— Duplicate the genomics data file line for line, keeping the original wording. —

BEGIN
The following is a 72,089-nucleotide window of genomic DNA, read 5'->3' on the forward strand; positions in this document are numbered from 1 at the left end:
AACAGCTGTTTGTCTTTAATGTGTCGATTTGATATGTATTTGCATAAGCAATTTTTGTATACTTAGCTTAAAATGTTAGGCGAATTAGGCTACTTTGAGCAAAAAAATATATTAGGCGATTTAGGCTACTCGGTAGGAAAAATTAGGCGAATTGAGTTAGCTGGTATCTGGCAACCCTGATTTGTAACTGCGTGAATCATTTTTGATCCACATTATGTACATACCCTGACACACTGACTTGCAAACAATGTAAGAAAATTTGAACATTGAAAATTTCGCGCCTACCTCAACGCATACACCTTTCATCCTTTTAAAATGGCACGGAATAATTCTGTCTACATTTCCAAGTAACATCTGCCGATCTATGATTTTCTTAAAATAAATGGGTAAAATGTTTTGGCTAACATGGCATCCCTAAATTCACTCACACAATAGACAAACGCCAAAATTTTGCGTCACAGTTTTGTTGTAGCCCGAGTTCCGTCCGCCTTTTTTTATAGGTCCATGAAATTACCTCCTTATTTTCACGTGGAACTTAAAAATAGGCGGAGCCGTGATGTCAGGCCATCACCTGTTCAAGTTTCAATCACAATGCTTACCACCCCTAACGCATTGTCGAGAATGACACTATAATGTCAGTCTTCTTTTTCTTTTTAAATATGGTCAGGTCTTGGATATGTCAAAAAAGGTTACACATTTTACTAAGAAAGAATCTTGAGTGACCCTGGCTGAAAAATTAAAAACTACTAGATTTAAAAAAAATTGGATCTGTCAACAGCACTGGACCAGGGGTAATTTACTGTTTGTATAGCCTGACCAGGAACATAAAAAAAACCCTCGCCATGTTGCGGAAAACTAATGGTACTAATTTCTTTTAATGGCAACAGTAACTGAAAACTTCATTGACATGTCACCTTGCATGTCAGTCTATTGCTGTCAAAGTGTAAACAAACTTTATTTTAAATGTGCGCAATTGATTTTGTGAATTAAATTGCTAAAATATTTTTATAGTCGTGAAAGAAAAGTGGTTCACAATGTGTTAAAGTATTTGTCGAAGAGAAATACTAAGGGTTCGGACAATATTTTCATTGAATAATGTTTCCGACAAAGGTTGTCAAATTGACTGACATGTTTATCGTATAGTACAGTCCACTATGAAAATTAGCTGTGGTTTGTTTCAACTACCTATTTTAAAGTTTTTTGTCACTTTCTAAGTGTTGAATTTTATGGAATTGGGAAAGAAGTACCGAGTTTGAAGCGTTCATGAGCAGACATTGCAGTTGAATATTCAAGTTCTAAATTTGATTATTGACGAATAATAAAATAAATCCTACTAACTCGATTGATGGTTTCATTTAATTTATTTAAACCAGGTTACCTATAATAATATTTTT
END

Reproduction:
The following is a 72,089-nucleotide window of genomic DNA, read 5'->3' on the forward strand; positions in this document are numbered from 1 at the left end:
AACAGCTGTTTGTCTTTAATGTGTCGATTTGATATGTATTTGCATAAGCAATTTTTGTATACTTAGCTTAAAATGTTAGGCGAATTAGGCTACTTTGAGCAAAAAAATATATTAGGCGATTTAGGCTACTCGGTAGGAAAAATTAGGCGAATTGAGTTAGCTGGTATCTGGCAACCCTGATTTGTAACTGCGTGAATCATTTTTGATCCACATTATGTACATACCCTGACACACTGACTTGCAAACAATGTAAGAAAATTTGAACATTGAAAATTTCGCGCCTACCTCAACGCATACACCTTTCATCCTTTTAAAATGGCACGGAATAATTCTGTCTACATTTCCAAGTAACATCTGCCGATCTATGATTTTCTTAAAATAAATGGGTAAAATGTTTTGGCTAACATGGCATCCCTAAATTCACTCACACAATAGACAAACGCCAAAATTTTGCGTCACAGTTTTGTTGTAGCCCGAGTTCCGTCCGCCTTTTTTTATAGGTCCATGAAATTACCTCCTTATTTTCACGTGGAACTTAAAAATAGGCGGAGCCGTGATGTCAGGCCATCACCTGTTCAAGTTTCAATCACAATGCTTACCACCCCTAACGCATTGTCGAGAATGACACTATAATGTCAGTCTTCTTTTTCTTTTTAAATATGGTCAGGTCTTGGATATGTCAAAAAAGGTTACACATTTTACTAAGAAAGAATCTTGAGTGACCCTGGCTGAAAAATTAAAAACTACTAGATTTAAAAAAAATTGGATCTGTCAACAGCACTGGACCAGGGGTAATTTACTGTTTGTATAGCCTGACCAGGAACATAAAAAAAACCCTCGCCATGTTGCGGAAAACTAATGGTACTAATTTCTTTTAATGGCAACAGTAACTGAAAACTTCATTGACATGTCACCTTGCATGTCAGTCTATTGCTGTCAAAGTGTAAACAAACTTTATTTTAAATGTGCGCAATTGATTTTGTGAATTAAATTGCTAAAATATTTTTATAGTCGTGAAAGAAAAGTGGTTCACAATGTGTTAAAGTATTTGTCGAAGAGAAATACTAAGGGTTCGGACAATATTTTCATTGAATAATGTTTCCGACAAAGGTTGTCAAATTGACTGACATGTTTATCGTATAGTACAGTCCACTATGAAAATTAGCTGTGGTTTGTTTCAACTACCTATTTTAAAGTTTTTTGTCACTTTCTAAGTGTTGAATTTTATGGAATTGGGAAAGAAGTACCGAGTTTGAAGCGTTCATGAGCAGACATTGCAGTTGAATATTCAAGTTCTAAATTTGATTATTGACGAATAATAAAATAAATCCTACTAACTCGATTGATGGTTTCATTTAATTTATTTAAACCAGGTTACCTATAATAATATTTTT